How do contemporary indigenous filmmakers regard primitivism? By way of reply, this article examines Laha Mebow's appropriation of a primitive Sayun in her 2011 film Finding Sayun. 'The beautiful maiden' Sayun was used in the 1943 Japanese film Sayon's Bell to promote wartime mobilization in Taiwan, and has been used since the 1990s in local branding. Mebow seems ambivalent about Sayun: she identifies with Sayun, or at least with the Sayun in Finding Sayun, yet never loses critical distance. Mebow's ambivalence plays out as generic hybridity: Finding Sayun is at once a metafilm, a documentary and a search for roots. Her ambivalence also plays out as irony, and this article argues that, in an era of ethnic tourism, ironic indigenous primitivism is a tactic of packaging a community and then getting a viewer or visitor to open up the package and see what's inside.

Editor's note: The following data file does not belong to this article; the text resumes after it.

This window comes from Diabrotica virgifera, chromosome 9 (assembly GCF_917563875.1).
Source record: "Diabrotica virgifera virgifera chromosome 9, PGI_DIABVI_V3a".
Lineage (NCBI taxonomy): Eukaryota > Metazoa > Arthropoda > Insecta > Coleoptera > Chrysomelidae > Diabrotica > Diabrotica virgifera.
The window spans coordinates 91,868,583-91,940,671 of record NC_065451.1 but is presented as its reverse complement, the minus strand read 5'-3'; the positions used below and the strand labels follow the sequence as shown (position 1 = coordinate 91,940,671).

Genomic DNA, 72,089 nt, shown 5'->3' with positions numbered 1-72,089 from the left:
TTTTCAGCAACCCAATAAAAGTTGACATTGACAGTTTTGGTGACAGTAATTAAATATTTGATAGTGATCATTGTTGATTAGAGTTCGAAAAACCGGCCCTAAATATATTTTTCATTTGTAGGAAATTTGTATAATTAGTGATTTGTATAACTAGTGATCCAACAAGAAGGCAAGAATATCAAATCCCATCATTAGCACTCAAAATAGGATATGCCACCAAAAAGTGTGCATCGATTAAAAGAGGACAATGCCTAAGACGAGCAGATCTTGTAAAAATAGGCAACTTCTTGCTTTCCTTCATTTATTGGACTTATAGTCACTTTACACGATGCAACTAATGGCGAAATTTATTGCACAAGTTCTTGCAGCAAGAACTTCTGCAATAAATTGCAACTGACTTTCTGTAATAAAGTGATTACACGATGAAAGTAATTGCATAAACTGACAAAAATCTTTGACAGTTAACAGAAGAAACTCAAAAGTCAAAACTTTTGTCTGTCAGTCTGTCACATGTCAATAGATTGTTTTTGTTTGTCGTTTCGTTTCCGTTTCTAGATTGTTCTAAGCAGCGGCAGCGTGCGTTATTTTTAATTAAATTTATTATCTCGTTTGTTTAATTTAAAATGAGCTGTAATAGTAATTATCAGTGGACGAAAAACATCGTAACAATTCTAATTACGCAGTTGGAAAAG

Bibliographical noteThis work was supported by the National Science Council (now the Ministry of Science and Technology) of the ROC [Grant No. 101-2410-H-002-206-].
- indigenous film
- Sayon’s Bell
- ethnic tourism